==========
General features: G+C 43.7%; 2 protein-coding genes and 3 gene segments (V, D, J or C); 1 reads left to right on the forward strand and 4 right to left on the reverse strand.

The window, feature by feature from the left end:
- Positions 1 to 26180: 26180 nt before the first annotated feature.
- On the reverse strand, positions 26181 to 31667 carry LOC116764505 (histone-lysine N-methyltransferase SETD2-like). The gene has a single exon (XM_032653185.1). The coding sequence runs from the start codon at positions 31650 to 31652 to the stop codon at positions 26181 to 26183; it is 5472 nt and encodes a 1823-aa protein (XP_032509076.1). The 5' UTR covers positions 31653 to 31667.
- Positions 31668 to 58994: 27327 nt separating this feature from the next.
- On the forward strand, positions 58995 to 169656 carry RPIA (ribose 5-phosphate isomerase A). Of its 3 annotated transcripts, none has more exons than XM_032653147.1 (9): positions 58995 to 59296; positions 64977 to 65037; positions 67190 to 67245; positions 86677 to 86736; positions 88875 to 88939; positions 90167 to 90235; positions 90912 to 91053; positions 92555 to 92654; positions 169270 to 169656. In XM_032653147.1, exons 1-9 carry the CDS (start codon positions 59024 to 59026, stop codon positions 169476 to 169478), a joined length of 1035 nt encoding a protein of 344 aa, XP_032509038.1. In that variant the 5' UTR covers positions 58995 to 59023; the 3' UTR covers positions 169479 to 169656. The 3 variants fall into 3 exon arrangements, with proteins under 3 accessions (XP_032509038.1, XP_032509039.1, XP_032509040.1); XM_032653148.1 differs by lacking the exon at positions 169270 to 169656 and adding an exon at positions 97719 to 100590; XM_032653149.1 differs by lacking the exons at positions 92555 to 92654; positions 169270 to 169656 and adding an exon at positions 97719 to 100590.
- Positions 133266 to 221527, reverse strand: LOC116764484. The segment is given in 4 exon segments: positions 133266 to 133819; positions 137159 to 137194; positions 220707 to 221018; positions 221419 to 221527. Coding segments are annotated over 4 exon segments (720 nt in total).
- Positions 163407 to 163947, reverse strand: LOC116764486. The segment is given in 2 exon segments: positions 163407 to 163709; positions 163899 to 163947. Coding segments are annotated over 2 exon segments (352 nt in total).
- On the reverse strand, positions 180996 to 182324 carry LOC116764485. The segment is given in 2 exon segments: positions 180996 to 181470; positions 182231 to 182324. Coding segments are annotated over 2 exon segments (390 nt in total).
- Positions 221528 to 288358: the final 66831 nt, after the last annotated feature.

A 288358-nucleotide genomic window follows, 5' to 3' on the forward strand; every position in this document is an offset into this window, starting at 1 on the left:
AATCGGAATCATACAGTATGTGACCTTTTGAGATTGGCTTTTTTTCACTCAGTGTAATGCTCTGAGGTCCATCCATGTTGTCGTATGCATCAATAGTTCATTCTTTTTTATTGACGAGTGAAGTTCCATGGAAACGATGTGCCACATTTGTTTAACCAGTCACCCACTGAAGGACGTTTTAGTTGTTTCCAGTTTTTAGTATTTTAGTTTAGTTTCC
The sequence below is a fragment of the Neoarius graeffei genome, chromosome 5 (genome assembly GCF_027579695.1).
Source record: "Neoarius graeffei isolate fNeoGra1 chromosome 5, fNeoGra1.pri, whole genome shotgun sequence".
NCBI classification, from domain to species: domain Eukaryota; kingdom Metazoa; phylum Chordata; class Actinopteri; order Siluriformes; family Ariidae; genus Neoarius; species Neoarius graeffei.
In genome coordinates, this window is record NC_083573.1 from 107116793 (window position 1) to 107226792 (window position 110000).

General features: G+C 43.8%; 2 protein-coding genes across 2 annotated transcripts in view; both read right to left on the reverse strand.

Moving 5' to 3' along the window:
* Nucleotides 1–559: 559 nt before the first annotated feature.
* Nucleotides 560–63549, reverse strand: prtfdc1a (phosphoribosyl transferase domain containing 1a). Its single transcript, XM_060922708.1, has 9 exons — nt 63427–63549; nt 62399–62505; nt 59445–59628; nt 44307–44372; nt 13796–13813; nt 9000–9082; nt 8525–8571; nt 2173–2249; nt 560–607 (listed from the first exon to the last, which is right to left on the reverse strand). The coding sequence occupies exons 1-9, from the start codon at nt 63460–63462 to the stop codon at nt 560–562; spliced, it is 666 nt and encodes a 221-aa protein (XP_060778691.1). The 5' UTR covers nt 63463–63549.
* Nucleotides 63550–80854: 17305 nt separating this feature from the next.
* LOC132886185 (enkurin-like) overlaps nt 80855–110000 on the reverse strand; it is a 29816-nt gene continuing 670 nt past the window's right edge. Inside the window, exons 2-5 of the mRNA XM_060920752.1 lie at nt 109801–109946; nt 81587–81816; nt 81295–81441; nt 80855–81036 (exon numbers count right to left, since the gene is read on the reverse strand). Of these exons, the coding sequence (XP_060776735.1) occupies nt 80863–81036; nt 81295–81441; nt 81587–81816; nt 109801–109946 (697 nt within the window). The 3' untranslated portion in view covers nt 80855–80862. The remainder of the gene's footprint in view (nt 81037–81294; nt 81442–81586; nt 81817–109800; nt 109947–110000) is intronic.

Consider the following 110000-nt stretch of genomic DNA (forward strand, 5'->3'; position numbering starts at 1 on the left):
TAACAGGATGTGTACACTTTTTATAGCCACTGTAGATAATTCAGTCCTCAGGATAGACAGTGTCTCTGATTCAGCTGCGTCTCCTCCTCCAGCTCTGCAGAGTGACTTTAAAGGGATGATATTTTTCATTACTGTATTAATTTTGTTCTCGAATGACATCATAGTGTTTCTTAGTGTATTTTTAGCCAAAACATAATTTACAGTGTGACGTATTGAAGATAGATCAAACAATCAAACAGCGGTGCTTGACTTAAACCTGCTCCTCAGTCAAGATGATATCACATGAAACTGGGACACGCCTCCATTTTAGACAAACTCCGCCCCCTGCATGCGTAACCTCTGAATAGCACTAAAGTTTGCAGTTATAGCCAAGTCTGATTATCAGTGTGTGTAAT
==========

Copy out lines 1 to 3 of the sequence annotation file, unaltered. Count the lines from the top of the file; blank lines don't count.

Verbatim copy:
General features: G+C 43.7%; 2 protein-coding genes and 3 gene segments (V, D, J or C); 1 reads left to right on the forward strand and 4 right to left on the reverse strand.

The window, feature by feature from the left end:
- Positions 1 to 26180: 26180 nt before the first annotated feature.